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Title: An investigation into age-associated undernutrition
Author: Moss, Charlotte
ISNI:       0000 0004 2738 0314
Awarding Body: Imperial College London
Current Institution: Imperial College London
Date of Award: 2013
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Loss of appetite is frequently observed during ageing; termed the ‘anorexia of ageing’. Some evidence suggests that with advancing age there is an increase in satiety hormones, such as CCK and PYY, and a decrease in the hunger hormone ghrelin which may contribute to the anorexia of ageing. However, not all studies agree, emphasising the need for more in depth research to clarify age related changes. My first study developed a rat model to replicate the hormonal responses observed in humans. However, the results of this study did not replicate human studies; there were no alterations gastrointestinal hormones. I then designed a human study to examine more comprehensively, the effect of ageing on gastrointestinal peptide hormone release. Healthy human volunteers aged 20 to 92 years were studied in fasting and post-prandial conditions. The results demonstrated an increase in PYY concentrations post-prandially in older volunteers. In order to understand the mechanism behind this, I followed this study with an investigation looking at the changes in gastrointestinal hormones in ageing mice colons. The data produced results conflicting with the human study, since no increase in PYY levels was observed. Dietary manipulation provides a good opportunity to alter gastrointestinal appetite hormone release, since release differs depending on the macronutrient content of the food consumed. My final studies focused on high protein diets. Results demonstrated that older volunteers were insensitive to the satiating effect of protein, where younger volunteers ate less following a high protein test meal but the older volunteers food intake did not change. Gastrointestinal appetite hormones concentrations did not change significantly between the high and low protein meals in the older and younger adults. These results suggest that age-associated reductions in appetite could be due to a resultant increase in the satiety hormone PYY. More studies need to be conducted to understand the role of protein on appetite and food intake in older adults.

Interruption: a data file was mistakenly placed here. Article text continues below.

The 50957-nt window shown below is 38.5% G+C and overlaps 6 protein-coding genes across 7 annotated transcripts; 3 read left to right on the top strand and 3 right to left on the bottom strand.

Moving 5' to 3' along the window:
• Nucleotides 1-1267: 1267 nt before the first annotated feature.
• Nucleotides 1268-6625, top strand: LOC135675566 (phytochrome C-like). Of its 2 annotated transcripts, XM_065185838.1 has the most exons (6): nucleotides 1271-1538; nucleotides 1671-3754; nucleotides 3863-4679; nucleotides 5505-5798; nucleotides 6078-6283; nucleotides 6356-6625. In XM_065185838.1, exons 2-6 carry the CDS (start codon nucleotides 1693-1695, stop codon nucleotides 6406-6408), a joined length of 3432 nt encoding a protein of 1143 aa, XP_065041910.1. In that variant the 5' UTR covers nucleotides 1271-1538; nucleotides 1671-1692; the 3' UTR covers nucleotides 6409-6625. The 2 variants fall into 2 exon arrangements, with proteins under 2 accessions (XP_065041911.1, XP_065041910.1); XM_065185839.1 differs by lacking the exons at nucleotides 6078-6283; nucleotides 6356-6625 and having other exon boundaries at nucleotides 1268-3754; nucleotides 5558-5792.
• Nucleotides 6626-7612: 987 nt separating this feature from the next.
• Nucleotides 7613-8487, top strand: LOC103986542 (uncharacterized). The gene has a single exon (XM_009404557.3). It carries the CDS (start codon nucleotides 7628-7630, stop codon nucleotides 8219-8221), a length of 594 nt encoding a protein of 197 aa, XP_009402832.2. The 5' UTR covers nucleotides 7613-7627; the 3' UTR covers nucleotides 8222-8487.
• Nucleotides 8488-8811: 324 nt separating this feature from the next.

Supervisor: Frost, Gary ; Dhillo, Waljit ; Hickson, Mary Sponsor: Not available
Qualification Name: Thesis (Ph.D.) Qualification Level: Doctoral